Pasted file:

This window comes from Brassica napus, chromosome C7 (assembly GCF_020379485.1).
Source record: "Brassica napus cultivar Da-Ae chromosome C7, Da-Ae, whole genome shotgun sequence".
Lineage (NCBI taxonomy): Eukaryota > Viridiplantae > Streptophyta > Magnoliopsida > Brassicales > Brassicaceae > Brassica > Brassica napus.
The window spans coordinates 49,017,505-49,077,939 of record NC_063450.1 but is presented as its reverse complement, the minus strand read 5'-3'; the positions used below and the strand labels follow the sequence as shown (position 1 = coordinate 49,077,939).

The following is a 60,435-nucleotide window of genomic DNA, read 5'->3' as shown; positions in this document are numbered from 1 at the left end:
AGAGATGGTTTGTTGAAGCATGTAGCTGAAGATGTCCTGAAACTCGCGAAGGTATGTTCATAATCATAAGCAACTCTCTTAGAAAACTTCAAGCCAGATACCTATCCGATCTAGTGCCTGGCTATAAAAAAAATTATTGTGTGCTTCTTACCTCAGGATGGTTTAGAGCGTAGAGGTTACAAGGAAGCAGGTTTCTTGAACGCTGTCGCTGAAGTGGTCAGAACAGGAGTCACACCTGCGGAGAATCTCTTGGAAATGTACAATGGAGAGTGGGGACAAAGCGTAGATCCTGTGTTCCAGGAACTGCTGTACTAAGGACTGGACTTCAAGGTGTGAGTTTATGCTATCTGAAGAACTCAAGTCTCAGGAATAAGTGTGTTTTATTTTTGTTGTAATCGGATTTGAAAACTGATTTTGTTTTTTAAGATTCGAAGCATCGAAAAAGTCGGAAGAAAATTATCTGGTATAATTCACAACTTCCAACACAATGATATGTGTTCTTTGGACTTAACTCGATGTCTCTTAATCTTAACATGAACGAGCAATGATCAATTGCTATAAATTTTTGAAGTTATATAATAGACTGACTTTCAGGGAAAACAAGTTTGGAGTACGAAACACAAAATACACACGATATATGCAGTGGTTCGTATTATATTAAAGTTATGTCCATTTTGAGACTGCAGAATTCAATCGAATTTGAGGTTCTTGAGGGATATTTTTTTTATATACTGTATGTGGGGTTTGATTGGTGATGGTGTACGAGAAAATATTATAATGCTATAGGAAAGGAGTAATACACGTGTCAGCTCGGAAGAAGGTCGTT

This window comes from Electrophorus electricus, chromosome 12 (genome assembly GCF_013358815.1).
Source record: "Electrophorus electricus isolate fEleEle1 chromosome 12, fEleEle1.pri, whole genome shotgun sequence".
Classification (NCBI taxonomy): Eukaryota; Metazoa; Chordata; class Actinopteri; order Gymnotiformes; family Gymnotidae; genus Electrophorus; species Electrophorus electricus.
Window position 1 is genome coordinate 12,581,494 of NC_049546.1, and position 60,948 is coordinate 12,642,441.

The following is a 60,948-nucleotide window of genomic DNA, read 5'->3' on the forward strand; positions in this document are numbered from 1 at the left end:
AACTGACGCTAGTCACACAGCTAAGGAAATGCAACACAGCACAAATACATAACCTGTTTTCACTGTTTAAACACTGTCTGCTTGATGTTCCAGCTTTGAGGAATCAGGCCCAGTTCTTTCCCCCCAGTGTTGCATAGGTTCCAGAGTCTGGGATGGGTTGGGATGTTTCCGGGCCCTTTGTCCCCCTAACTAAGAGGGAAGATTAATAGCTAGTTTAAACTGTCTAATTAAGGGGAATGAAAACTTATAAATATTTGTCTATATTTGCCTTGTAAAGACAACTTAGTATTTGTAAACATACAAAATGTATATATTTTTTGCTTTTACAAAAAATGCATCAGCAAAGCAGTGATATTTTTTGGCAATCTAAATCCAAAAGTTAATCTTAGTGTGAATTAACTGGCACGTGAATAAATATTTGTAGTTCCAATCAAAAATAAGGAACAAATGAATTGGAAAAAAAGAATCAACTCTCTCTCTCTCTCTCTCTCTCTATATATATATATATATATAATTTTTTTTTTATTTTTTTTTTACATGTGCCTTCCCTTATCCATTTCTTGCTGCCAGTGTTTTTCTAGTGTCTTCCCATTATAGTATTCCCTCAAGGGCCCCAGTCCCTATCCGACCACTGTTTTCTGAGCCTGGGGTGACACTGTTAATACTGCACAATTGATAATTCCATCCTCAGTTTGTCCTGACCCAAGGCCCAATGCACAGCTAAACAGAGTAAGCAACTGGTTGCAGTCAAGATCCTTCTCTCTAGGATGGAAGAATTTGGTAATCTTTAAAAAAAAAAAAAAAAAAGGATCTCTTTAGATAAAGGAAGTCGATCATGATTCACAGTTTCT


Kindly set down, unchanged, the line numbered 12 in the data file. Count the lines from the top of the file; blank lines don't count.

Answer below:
AACTGACGCTAGTCACACAGCTAAGGAAATGCAACACAGCACAAATACATAACCTGTTTTCACTGTTTAAACACTGTCTGCTTGATGTTCCAGCTTTGAGGAATCAGGCCCAGTTCTTTCCCCCCAGTGTTGCATAGGTTCCAGAGTCTGGGATGGGTTGGGATGTTTCCGGGCCCTTTGTCCCCCTAACTAAGAGGGAAGATTAATAGCTAGTTTAAACTGTCTAATTAAGGGGAATGAAAACTTATAAATATTTGTCTATATTTGCCTTGTAAAGACAACTTAGTATTTGTAAACATACAAAATGTATATATTTTTTGCTTTTACAAAAAATGCATCAGCAAAGCAGTGATATTTTTTGGCAATCTAAATCCAAAAGTTAATCTTAGTGTGAATTAACTGGCACGTGAATAAATATTTGTAGTTCCAATCAAAAATAAGGAACAAATGAATTGGAAAAAAAGAATCAACTCTCTCTCTCTCTCTCTCTCTCTATATATATATATATATATAATTTTTTTTTTATTTTTTTTTTACATGTGCCTTCCCTTATCCATTTCTTGCTGCCAGTGTTTTTCTAGTGTCTTCCCATTATAGTATTCCCTCAAGGGCCCCAGTCCCTATCCGACCACTGTTTTCTGAGCCTGGGGTGACACTGTTAATACTGCACAATTGATAATTCCATCCTCAGTTTGTCCTGACCCAAGGCCCAATGCACAGCTAAACAGAGTAAGCAACTGGTTGCAGTCAAGATCCTTCTCTCTAGGATGGAAGAATTTGGTAATCTTTAAAAAAAAAAAAAAAAAAGGATCTCTTTAGATAAAGGAAGTCGATCATGATTCACAGTTTCT